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English SR20VE
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Discussion Starter · #1 ·
I drove a BioEthanol Saab last week, performance was impressive with 180BHP on Ethanol compared to only 150BHP with plain gasoline. With all the gas shortages and environmental concerns BioEthanol seems like a good idea and it gives us more power as well.

I've heard that there are some technical challenges (materials incompatibility) in the fuel system, does anyone know whether our motors use "viton" synthetic rubber o-rings etc?

I did some further alternative fuel research which you can read about here: http://www.digitaltrading.co.uk/sr20ve/altfuel.htm Didn't they used to use ethanol in drag racing?

Tell me what you think, Paul.
 

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I would be more concerned about your fuel lines than the engine. Nissan Australia do NOT reccomend any of the Pulsars, n10, n12, n13 (b12), n14 (b13), n15 (b14) or n16 (b15) be run on ethanol blended fuels.

Ethanol will also increase fuel consumption.
 

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I love Katamari
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pachadwick said:
I've heard that there are some technical challenges (materials incompatibility) in the fuel system, does anyone know whether our motors use "viton" synthetic rubber o-rings etc?
ethanol is grain alcohol, i.e. 200 proof vodka, so finding compatible plastics isn't exactly a hurdle. In fact a few cars here run on E85 (15% gasoline/85% booze), so it's less a matter of ability than it is demand. Also, most stations where I live run 10% eth and the state is trying to up that to 20% (to help out the farmers). Alcohol has a lower energy density so you get fewer mpg. It also doesn't really increase power unless you take advantage of it's tolerance for high compression and ign advance. It also burns hotter, creating more NOx emissions.

probably the biggest reason it's not readily available is that the large corporate farming interests see how much oil companies can jerk around the public and have inflated the price of eth accordingly - why spend big money changing gas stations over just to trade one greedy monopolistic industry group for another
 

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The advantage of alcohol is being able to run 15:1 compression, that brings the power up past petrol levels, but you need bigger fuel pumps too. Also the piston crown always comes out clean.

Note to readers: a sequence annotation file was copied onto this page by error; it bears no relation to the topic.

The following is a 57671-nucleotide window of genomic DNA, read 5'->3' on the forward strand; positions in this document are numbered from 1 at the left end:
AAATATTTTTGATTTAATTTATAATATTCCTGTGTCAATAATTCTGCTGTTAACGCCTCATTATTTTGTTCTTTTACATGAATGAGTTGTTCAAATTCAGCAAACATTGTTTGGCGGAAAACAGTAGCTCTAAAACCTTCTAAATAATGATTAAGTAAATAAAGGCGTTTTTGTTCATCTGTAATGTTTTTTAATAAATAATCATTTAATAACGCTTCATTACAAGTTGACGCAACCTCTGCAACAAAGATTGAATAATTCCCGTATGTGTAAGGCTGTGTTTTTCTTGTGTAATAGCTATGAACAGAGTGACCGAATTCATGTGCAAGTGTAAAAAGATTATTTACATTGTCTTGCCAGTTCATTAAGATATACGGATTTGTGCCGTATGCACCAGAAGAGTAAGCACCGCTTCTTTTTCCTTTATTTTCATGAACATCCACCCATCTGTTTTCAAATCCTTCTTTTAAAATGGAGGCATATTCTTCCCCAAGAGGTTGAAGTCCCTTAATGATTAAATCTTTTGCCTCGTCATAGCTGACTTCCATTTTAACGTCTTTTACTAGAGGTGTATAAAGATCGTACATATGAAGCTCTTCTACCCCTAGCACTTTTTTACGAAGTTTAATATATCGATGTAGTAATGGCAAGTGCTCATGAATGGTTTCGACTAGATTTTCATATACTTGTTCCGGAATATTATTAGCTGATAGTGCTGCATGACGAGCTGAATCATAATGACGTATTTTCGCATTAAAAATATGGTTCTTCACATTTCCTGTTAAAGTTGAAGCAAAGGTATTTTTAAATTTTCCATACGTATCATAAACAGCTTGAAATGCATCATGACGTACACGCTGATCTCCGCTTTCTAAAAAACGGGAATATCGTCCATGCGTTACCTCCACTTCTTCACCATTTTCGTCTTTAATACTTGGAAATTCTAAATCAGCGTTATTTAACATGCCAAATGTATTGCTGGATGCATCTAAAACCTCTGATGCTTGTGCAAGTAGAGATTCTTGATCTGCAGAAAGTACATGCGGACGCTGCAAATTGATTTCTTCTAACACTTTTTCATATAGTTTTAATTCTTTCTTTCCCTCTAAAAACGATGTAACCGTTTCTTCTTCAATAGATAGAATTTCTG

Mike
 

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Is an SE-R/VE a VE-R?
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Moonshine should not hurt the rubber stuff. BUT if you set up like I did with a JWT/Miko setup, you get to run 93. As I remember, moonshine lowers octane (???); if that's correct (please correct me if otherwise) you do NOT wanna do that to your JWT ecu'd ve. The upside is the gas greeders seem to so far be sticking with a 10 cent per jump difference - long time ago, when fuel was $1.50 a gallon 87and $1.70 93, that was a 13.3% 'premium' for 93. now that it's $2.90 for 87 and 3.10 for 93, that's only a 6.9% 'premium'. I don't have a clue why the greeders are holding to two dimes instead of 20%, but it's a RELATIVELY good deal for those of us who took that jump. - - when regular hits $5 a gallon this summer and 93 is $5.20, it'll only be a 4% jump. Whoopee.
 

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From what I've heard, Ethanol reduces fuel economy and increases emissions. This would mean 2 things:

1. Although it is cheaper, you'll burn more of it. Other than owning a VE, that's one of the reasons I switched to 93 octane. Everyone says I'm crazy for buying such expensive gas, but higher octane fuels allow less fuel consumption which means even though I'm paying 20c more, I'm prolly saving 28c because of the increased fuel economy. I can run my car at 14:1 AF on the highway and 13:1 on race day.

2. If ethanol is worse on your fuel economy, this tells me it takes more fuel to produce combustion and that ethanol contains less chemical energy than gasoline. If this is true, there's no way you're going to gain hp, you'll most likely LOSE horsepower, which also accounts for less fuel economy (you'll need more throttle).

If the saab was running more horsepower on Ethanol, this is prolly because it was built for ethanol, possibly some insane compression ratio.

jerry, I would assume that YES ethanol lowers octane ratings, but this is because octane is its own chemical. You're displacing it with another substance that produces about the same effect. Lemme put it this way, Octane is added to gasoline because pure gasoline is unstable at high pressures and temps, more octane means more stable fuel. Of course, octane chemically contains less energy than gasoline which is why you can't use too much of it, you'll end up losing power, not to mention pure octane is quite expensive. Ethanol, I would say is very similar to Octane, if not better (which is not necessarily a good thing). The only reason race fuel is "Race" because it's so stable that when you put it into a very high pressure engine, you don't go boom.

Anyway, this is my analysis. If you can find some info that counters my info, feel free to post it.
 

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Is an SE-R/VE a VE-R?
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LONG time ago (and I'm old enuff to remember :tear: ) seems to me good ol' tetraethyl lead was added to slow the combustion process to (I think) enable retarding the timing to begin burn longer to increase the pressure of the explosion by the time tdc happened - without holing the pistons, hence allowing higher compression and hence more downforce hence more hp. Then they decided t-e lead was going to kill us long time before the pistons got holed so now we do other things. I THINK octane is a rating of something like burn time? If you look at the datalog for the jwt ecu equipped ve, the jwt makes fire as early as last Tuesday under some conditions (As I remember without going back to look it's well before 40 degrees :)eek2: ). As much as I fear what's gonna happen here in the next couple years, not without a whole lotta research am I gonna put moonshine in my flawless mikomotor. Thoughts, 99? :)